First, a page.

A world without God at the centre has led to the mess we are observing in sport, says Jonny Reid from Christians in Sport. In an attempt to balance inclusion with competition, the emergence of trans athletes is undermining the future of women’s sport


Lia Thomas becomes first trans woman to win NCAA title. Credit: Reuters.

In the last week, a debate has raged around the inclusion of transgender athletes in women’s sport. In America, this began with the story of Lia Thomas. She became the first transgender woman to win an NCAA swimming championship having previously never qualified for the national championships as a man. In England, the story focused on Emily Bridges, who was due to race in the national omnium championships at the weekend before the global cycling body intervened. A few weeks earlier, Emily, a junior champion, had been racing as a man.

When asked about the challenges presented by transgender women in sport, World Athletics president Sebastian Coe said: “I think that the integrity of women’s sport – if we don’t get this right – and actually the future of women’s sport, is very fragile.”

British athlete Ellie Baker tweeted this week about Bridges: “This is totally unfair. The advantages a trans woman has had from going through puberty as a boy to a man can never been [sic] undone.”

A world without God at the centre…will lead to the mess we are observing in sport

Other sporting and cultural commentators have been saying the same. Many have noticed that we see a clear distinction between men and women’s sporting ability. They’re acknowledging the fixed nature of biological sex without realising the source of that absolute truth.

For Christians our worldview begins with a God who created us, so there are certain universal truths that he establishes. These absolutes include the creation of all humanity with dignity and equality. While God makes human beings in his image, male and female, he distinguishes between the two and recognises and affirms their differences. Our biological sex is given to us by God, it is not something changeable.

If, however, our worldview does not begin with God, then our identity may be formed by our feelings. This relativism is a weak foundation on which to construct any worldview. In a society without moral absolutes, the loudest and most aggressive cultural value of the day will win. A world without God at the centre, a culture without the binding authority of a God who lovingly creates and rules, will lead to the mess we are observing in sport.

The fractured conversation in sport is about the place of inclusion versus the fairness of competition. It would be almost impossible for biological women to qualify for elite events in most sports if the balance tips in favour of inclusion. As Sebastian Coe indicates: if a person regardless of their birth sex could compete in any sport they chose, it would result in the death of women’s sport.

Doriane Coleman is a Professor of Law at Duke University in North Carolina and was a national 800m runner in the United States. She explains that the performance gap between men and women is around 10-12 per cent: “Without an eligibility rule based on sex-linked traits, we wouldn’t see female bodies on any podium.”

Compassion versus fairness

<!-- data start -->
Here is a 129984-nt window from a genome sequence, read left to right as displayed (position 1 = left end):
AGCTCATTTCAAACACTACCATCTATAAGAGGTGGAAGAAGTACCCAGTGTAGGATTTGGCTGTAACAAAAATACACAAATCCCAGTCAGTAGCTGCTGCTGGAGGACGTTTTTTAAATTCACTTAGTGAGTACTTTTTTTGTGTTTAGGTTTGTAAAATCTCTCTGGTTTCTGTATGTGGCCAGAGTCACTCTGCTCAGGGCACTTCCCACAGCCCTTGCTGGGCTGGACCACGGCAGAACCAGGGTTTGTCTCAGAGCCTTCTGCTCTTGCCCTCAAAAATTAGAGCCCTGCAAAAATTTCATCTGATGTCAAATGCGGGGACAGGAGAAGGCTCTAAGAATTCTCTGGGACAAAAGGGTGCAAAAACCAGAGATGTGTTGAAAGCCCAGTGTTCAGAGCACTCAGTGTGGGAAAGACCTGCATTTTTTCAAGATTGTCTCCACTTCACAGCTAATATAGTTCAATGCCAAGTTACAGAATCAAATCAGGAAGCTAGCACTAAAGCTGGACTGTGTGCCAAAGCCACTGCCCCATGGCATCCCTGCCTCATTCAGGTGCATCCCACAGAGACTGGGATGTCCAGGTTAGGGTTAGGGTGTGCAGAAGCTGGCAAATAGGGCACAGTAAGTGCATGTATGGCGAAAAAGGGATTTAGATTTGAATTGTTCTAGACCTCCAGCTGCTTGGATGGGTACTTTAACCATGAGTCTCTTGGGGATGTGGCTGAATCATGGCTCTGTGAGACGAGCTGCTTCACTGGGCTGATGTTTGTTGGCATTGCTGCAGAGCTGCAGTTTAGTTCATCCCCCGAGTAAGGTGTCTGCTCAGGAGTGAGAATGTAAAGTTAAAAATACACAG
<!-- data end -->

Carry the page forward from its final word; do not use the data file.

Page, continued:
The biblical worldview regarding the fixed nature of biological sex means there should be no compromise regarding male access to women’s sport, but as Christians we are also called to love our trans neighbours. So how do we reconcile these two seemingly contradictory things?

It is hard to offer different solutions for the policies of governing bodies, especially around inclusion (Janice Turner tries in The Times today.) The statements from the international cycling union in the last few days indicate the confusion they’re experiencing as they seek to discern the balance between inclusion and the established criteria and regulations for fair competition.

While discussing policies and fairness, it is essential not to lose sight of the individuals involved and the agonies they face – both those struggling with gender dysphoria and those competing against them. Emily Bridges has spoken of how her transition has affected her mental health: “I’d grown increasingly aware of my gender dysphoria, and my mental health became worse and worse. I was in a bad way. I told my coach that I was suffering from depression, and I got the help and support that I needed, but I didn’t talk about my gender identity as I was scared the cycling world might find out.”

As Christians who worship a suffering saviour, we are uniquely equipped to handle suffering well and help others do the same. We can do this out of a position of humility, recognising our sinfulness in all things, including our sexuality. All people, the Bible teaches, have been made in God’s image, so all of us have inherent dignity, irrespective of our public and private struggles.

This biblical perspective leads to the call to love our neighbour as ourself. The Christians competing in a sport with perceived unfairness can return to this foundation as they wrestle with the ongoing challenges. In the coming months, as sportspeople on each side of this debate challenge one another to think more deeply and find solutions that work for everyone, Christians can be clear on the need to protect women’s sport and spaces while engaging compassionately and sensitively with the pain of those wrestling with their gender identity.